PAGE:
I’m a single mom with three kids. My oldest, Joshua, is 22 and is in the Air Force, and I have two teenagers, Leyden and Olivia, at home. I’ve always done literally everything for my kids. I’d get up at 3:00 a.m. to go to work and when I got home I’d make sure the kids did their homework, then I’d cook something quick and easy like hamburgers or hotdogs, or we’d have fast food. I had no time for myself.
My mom passed away from COVID when she was 62, just after she’d retired.
She’d had some health problems for a while. I found it so hard because we were best friends and did everything together. Since then, I’ve had to help my dad because he didn’t know how to do anything for himself, like paying the bills or cooking.
I’m 46 and don’t want to have health issues in my 60s like my mom did.
I want to be here for my kids, so I started the Thrive Challenge. The first thing I worked on was time management. I figured out that if I leave work at five instead of staying late I can schedule a good hour for myself while the kids are doing their activities like cheerleading and wrestling. I started walking at the YMCA track, which I love. It clears my mind. I listen to true-crime podcasts and I get so involved in the stories, I completely disconnect from everything. It may sound crazy, but when I’ve been moving, I actually have more energy, even if I was tired before I started. I bought an exercise bike and I ride for 20 minutes every night. It’s hard, but I push myself. I also love the breathing exercises on the Thrive app which help me to relax.
We live on a secluded road and I’m spending more time outdoors.
I’ll walk or ride my golf cart up and down the road. Nobody’s out there but me and it’s so beautiful looking at the trees now that the leaves have turned orange and bright yellow. I love listening to the birds and watching the squirrels jumping from tree to tree.
I’m spending time working in my yard.
Cutting my grass is very satisfying and doesn't feel like a chore. When I’ve finished, I say “Wow it looks good.” My 15-year-old son, Leyden, helped me build a firepit. It was great doing it together because at that age kids don’t always want to be around Mama! Now, when it’s cold I’ll sit by the fire with a cozy blanket and a nice warm cup of coffee reading a good book. I’m enjoying Authentic Leadership by Dan Owolabi and for pleasure I loved A Virgin River Christmas by Robyn Carr.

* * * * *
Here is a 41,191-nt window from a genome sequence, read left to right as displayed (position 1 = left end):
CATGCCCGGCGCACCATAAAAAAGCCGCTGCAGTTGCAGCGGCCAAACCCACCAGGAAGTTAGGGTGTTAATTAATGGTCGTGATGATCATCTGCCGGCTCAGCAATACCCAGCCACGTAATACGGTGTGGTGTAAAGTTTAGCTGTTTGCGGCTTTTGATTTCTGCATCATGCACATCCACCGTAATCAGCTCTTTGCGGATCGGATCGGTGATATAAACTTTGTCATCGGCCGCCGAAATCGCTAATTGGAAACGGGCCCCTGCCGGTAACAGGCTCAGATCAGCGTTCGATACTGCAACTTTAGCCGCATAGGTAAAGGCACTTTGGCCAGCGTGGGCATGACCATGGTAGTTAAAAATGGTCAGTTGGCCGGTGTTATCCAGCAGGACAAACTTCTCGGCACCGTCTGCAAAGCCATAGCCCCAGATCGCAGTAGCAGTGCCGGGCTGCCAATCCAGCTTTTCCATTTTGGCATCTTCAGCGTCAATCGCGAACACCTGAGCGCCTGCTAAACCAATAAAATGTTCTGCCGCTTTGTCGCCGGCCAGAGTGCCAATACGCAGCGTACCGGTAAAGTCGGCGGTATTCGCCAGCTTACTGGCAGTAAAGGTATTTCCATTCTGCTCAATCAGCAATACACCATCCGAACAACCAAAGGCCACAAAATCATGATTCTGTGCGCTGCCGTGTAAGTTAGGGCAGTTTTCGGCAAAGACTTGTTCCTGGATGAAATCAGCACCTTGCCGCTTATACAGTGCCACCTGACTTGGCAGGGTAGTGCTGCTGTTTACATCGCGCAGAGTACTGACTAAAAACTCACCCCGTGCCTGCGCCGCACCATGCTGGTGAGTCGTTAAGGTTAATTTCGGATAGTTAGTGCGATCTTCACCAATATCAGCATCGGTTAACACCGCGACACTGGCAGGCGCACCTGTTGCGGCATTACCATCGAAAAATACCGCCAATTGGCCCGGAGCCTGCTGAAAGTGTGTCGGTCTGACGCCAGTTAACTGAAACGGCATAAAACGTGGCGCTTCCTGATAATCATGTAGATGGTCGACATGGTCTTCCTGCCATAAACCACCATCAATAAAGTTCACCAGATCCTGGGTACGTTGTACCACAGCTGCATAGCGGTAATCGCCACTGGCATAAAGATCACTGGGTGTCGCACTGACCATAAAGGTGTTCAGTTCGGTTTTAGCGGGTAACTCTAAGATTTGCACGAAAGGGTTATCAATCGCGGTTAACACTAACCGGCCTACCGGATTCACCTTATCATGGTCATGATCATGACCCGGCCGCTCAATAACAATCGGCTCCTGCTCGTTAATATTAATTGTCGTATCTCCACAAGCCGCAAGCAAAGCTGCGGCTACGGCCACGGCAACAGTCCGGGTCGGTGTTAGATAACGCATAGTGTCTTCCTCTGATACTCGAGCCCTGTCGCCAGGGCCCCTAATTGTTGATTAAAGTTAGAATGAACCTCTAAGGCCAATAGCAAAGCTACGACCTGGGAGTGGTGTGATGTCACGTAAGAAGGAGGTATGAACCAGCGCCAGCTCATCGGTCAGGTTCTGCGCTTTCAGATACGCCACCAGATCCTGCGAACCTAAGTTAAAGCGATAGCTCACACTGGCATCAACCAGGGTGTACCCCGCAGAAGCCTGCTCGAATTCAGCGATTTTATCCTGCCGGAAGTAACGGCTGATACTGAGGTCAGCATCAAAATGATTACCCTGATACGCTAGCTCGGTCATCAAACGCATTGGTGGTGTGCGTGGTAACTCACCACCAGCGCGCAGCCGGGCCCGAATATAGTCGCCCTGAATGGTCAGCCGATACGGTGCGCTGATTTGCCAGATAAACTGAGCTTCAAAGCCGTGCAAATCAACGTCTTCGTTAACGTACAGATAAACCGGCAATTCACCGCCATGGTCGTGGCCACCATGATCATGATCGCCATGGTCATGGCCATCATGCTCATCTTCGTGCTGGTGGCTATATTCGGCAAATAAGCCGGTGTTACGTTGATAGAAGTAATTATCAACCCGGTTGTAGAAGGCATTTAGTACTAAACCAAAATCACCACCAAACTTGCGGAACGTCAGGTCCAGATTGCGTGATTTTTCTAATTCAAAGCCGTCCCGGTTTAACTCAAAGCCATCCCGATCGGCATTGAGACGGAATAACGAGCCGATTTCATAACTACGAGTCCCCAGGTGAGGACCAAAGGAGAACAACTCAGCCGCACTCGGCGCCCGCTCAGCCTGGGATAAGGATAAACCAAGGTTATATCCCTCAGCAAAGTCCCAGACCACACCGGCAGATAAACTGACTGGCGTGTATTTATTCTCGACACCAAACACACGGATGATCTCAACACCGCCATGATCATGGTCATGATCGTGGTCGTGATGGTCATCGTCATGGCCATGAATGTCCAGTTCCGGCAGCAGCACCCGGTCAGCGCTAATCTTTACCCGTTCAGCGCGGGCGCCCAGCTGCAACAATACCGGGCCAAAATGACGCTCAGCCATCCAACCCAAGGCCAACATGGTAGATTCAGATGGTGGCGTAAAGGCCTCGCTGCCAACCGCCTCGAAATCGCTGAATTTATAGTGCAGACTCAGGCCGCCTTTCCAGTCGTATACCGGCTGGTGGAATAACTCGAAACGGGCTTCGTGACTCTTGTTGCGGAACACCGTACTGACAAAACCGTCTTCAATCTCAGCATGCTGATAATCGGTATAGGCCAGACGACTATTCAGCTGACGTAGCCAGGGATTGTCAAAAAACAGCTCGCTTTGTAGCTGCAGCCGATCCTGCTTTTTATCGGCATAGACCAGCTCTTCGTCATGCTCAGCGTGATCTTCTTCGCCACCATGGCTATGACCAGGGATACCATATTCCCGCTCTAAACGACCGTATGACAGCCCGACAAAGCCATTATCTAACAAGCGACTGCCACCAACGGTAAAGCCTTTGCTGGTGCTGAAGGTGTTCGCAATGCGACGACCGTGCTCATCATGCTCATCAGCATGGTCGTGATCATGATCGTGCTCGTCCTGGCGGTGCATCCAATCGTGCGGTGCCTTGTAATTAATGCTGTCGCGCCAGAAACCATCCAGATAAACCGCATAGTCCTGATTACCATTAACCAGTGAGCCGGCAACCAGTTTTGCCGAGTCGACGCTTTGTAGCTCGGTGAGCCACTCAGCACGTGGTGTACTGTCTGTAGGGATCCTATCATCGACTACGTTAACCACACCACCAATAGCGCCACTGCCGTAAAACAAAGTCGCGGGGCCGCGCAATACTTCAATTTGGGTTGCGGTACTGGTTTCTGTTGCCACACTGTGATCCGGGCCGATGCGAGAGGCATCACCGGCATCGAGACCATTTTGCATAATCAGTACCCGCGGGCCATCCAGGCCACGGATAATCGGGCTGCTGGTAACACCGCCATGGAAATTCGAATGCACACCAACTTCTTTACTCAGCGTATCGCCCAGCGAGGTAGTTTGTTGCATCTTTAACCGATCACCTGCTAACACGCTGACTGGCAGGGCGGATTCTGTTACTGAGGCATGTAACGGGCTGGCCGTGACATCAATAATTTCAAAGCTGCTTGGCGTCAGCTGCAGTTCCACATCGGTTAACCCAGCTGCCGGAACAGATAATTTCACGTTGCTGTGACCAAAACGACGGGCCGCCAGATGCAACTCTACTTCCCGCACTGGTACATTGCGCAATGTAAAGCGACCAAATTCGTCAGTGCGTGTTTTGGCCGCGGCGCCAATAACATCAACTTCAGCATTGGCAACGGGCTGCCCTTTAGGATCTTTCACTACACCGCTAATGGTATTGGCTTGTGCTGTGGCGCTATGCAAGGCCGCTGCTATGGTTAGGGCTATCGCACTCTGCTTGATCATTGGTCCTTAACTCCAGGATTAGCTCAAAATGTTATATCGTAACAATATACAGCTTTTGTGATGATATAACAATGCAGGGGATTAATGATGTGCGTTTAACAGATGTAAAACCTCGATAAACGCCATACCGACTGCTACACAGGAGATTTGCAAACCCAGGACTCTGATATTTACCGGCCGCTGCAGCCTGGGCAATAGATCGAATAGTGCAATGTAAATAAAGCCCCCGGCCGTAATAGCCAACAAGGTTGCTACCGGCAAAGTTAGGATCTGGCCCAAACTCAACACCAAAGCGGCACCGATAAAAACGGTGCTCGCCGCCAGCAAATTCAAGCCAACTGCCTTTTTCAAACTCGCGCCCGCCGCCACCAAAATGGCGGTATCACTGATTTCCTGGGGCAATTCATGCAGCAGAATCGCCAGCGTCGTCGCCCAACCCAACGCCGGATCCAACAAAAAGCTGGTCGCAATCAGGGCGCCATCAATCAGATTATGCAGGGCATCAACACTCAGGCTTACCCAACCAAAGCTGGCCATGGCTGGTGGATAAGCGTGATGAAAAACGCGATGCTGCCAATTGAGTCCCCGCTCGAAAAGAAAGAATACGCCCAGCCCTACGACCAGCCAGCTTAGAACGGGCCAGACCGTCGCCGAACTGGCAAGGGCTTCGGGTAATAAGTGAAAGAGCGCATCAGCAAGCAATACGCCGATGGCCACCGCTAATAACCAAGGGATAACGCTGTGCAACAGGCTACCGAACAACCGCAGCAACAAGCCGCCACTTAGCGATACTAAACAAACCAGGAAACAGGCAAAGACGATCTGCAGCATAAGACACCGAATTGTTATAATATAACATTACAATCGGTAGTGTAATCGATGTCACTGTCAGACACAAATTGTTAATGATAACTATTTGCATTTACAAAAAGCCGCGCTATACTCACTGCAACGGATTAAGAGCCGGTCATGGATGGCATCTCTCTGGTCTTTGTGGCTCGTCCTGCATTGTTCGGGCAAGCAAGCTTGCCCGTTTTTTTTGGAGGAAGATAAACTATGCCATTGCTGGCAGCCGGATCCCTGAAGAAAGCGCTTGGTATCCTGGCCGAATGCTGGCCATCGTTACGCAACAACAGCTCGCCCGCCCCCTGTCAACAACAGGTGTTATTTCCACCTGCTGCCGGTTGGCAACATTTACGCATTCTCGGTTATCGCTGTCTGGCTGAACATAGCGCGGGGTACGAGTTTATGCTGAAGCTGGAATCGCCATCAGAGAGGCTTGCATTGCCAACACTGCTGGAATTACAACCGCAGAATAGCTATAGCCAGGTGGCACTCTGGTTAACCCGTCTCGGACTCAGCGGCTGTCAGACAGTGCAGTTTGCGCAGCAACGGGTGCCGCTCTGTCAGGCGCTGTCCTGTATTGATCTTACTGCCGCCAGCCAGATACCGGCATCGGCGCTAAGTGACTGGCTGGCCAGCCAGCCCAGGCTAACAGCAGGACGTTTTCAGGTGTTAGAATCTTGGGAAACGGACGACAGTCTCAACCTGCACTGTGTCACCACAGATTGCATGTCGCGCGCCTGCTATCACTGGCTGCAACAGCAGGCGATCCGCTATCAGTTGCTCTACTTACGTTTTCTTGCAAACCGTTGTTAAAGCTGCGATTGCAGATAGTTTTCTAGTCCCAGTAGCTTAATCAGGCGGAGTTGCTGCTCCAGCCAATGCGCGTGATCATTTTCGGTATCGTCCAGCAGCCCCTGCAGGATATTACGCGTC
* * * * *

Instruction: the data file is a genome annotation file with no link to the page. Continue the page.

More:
My house felt dreary so I decided to brighten it up.
I painted the walls and did all the trim work myself. I'm loving my house now. It feels clean and nice. And doing the work was enjoyable and very satisfying, the house is brighter, and I feel brighter.
We’ve changed our diet.
We drink sparkling water instead of sodas. I do meal prepping and Olivia will jump in and help me cook. We make roast beef with potatoes, onion, and carrots cooked in the crock pot and mashed cauliflower. Or I’ll make a cabbage casserole with cheese and mushrooms, baked in the oven. And everyone loves my meatloaf.
I took a few days off to enjoy the holiday season with my kids.
We drove around looking at the Christmas lights. We even took a two-hour ride to North Carolina with a couple of their friends to McAdenville that’s known as Christmas Town — the entire town lights up. It was wonderful. We enjoyed each other's company, and it put us all in the Christmas mood.
The Thrive Challenge is helping me heal from grief.
It’s still hard, but when I feel emotional, I take five minutes to breathe and remember that my mom would want to see us happy. Sometimes when I’m at my dad's house, I feel her presence and talk to her. I just tell her what the kids are doing and how life's going and of course, how much we miss her. I’m moving on with my life. This is a new me. I’m doing a degree in computer science with Walmart’s Live Better U program and I feel much more optimistic about the future.
— Christina Gentry, Distribution Center #6014; Laurens, SC; $5K Winner